In a taxi, wending home, full of grumble, gripe and a general demeanour more akin to Victor Meldrew than my usual Father Furlong (ask anyone who knows me better than they would like), I tapped listlessly at my phone’s screen as silent as a haptic monk.
Having left the taxi, I turned the key to the outer door of our apartment, and walked (with no little weariness) to the vestibule, unlocking another door, then schlepping up the stairs, only to unlock another door: finally home.
I’d spent the day (between lessons) trawling www.primarycurriculum.me.uk for curriculum and assessment resources for our departmental website. And I’d spent the previous night reading about ‘micro-finance’, ‘philanthro-capitalism’ and ‘Philanthropy 3.0’, as part of my nocturnal studies.
My brain felt bruised like a burnt meringue. My skin was tingling with cortisol. The only parts of my body that did not ache were those that had no nerve-endings. Each lesson may as well have been taught from an iron lung; I felt so drained, depleted and dry.
It is Week 9, Day 3, and I have only two more getty-uppies until we break for the end of the semester for three well-earned weeks.
It has been a fractious week academically as well as professionally. I started my MA ten days ago and have been inundated with login details: passwords and usernames rattling around my head like an incoherent screensaver. I have URLs coming out of my backside (put that in your next edu-tech Prezi).
I am also unearthing all manner of hidden costs and quibbles with distance learning; the nature (and number) of the virtual-learning beast. I find that I have to shuttle back and forth arranging (and funding) my own exams. It feels very much like I have been asked to pay for the privilege of arranging my own execution.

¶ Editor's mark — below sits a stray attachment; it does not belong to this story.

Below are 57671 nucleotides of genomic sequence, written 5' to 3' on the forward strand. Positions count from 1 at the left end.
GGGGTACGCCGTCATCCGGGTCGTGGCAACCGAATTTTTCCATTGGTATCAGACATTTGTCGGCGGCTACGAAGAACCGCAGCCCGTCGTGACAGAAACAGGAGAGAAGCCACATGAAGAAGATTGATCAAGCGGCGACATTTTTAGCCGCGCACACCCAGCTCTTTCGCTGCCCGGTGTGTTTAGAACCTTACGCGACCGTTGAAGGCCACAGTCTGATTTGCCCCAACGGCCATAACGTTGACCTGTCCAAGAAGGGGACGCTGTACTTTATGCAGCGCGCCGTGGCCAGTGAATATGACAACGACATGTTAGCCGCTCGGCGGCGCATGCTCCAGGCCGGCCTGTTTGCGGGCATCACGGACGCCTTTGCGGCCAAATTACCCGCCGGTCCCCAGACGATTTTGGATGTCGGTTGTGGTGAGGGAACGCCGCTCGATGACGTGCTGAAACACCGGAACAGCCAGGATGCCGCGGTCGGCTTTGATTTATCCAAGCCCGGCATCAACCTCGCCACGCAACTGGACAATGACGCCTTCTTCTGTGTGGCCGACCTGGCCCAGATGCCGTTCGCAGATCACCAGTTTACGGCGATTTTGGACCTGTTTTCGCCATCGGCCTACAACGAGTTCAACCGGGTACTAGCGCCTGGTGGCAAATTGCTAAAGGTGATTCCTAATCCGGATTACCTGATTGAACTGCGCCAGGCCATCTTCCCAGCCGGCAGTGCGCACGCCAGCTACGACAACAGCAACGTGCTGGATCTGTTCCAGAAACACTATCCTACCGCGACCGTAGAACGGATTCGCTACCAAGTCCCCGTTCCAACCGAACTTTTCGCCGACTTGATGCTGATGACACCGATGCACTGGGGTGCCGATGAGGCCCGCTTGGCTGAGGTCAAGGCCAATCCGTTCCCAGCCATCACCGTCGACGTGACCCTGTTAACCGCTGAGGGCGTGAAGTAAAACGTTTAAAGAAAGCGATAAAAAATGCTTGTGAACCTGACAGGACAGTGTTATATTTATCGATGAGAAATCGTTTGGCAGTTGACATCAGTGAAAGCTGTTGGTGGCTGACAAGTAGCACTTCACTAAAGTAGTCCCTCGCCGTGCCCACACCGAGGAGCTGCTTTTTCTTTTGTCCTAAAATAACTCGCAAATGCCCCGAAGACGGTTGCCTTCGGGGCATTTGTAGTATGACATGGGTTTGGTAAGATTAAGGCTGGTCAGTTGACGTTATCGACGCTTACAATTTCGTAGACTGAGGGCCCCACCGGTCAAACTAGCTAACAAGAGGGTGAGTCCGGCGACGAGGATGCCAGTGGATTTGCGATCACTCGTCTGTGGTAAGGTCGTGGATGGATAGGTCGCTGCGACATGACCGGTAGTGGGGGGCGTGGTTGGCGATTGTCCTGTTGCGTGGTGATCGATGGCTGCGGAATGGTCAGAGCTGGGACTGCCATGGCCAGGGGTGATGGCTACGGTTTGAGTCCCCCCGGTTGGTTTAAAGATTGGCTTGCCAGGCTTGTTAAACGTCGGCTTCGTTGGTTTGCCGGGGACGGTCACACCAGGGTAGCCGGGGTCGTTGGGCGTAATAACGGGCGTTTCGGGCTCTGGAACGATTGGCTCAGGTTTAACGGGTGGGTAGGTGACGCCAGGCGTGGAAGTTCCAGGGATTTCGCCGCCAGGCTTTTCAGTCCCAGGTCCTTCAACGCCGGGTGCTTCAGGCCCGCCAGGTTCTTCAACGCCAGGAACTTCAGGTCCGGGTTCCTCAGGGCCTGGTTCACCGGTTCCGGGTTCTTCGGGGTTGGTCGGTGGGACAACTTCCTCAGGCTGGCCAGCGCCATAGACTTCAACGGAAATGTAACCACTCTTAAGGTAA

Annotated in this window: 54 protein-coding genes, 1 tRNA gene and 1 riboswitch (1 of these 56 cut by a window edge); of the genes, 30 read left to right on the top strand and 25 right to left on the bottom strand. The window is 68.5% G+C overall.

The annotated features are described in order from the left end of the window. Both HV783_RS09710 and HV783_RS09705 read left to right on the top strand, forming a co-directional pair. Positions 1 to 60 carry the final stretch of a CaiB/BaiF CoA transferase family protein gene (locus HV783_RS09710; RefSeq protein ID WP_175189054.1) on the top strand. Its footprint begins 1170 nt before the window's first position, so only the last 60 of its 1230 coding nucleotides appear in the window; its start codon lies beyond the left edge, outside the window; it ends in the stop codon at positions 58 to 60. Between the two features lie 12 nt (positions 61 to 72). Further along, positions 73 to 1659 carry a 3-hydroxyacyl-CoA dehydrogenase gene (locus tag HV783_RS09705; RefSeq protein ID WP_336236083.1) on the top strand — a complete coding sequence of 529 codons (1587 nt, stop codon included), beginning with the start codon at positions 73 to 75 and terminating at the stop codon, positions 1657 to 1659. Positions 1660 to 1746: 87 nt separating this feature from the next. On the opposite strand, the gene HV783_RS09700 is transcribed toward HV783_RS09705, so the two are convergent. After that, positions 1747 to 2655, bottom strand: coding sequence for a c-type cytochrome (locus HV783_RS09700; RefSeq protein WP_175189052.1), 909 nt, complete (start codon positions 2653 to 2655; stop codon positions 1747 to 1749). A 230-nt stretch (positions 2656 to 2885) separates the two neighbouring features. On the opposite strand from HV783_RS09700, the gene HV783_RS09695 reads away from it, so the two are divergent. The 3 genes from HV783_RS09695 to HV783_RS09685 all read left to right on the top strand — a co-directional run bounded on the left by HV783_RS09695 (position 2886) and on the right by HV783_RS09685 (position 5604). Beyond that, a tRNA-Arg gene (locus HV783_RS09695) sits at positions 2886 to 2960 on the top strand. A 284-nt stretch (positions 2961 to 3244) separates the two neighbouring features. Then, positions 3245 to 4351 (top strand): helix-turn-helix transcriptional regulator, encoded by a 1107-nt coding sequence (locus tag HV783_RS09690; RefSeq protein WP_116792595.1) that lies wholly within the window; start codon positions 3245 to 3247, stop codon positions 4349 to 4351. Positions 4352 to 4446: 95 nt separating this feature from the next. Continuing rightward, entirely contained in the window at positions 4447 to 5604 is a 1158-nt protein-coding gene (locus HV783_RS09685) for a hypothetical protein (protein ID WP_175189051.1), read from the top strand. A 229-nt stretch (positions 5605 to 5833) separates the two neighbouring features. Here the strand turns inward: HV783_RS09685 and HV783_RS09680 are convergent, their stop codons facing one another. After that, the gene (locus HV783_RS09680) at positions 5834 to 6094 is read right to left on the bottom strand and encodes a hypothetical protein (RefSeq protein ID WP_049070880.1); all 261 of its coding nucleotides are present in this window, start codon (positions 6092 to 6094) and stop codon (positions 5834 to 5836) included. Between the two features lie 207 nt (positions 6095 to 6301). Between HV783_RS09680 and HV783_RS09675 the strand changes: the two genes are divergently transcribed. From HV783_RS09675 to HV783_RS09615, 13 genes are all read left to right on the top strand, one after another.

But I arrived home this afternoon to cheerful children, an equally-frazzled but dazzling Mrs Whatonomy, and a large pile of academic books on pedagogy and research. A friend is leaving at the end of term and came into Mrs What’s staffroom this morning with this big bag of books: “I think you guys’ll get good use out of these,” he said, passing them to my wife.
I smile. I have been given a whole bunch of books.
I remember. I have been given a whole bunch of resources via www.primarycurriculum.me.uk.
Thank you is all.
You have (both of you: Mr Tidd and Mr L.) made my day. Actions like this, ongoing, selfless and co-operative are exemplars of our freedom to give.
I’m going into school with a little more energy and purpose tomorrow: I’m bursting forth from my iron lung! There’ll be 5 or 6 smiles where there might have been 2 or 3. And all because two people have given me words (in one form or another).
All of this from nothing: words, paper and typing on a keyboard.
It set me again thinking about the weighted giving of microfinance, investment and pseudo-philanthropy. Simply giving doesn’t work, or so we are told.
That’s as may be. It may not return what was anticipated by the giver, but I would argue that that is largely the problem of a kind of charity borne of expectation. Not really charity at all.
Giving is not synonymous with being duped; nor does it equate to gullibility. It is a knowing act of kindness and it renders delible all manner of ill. It is as haptic as the screen on your phone: it touches and changes the course of things in ways that may not be immediately apparent. But because giving is good, the course of things will be good too.
So leave your doors open and let your pockets be picked.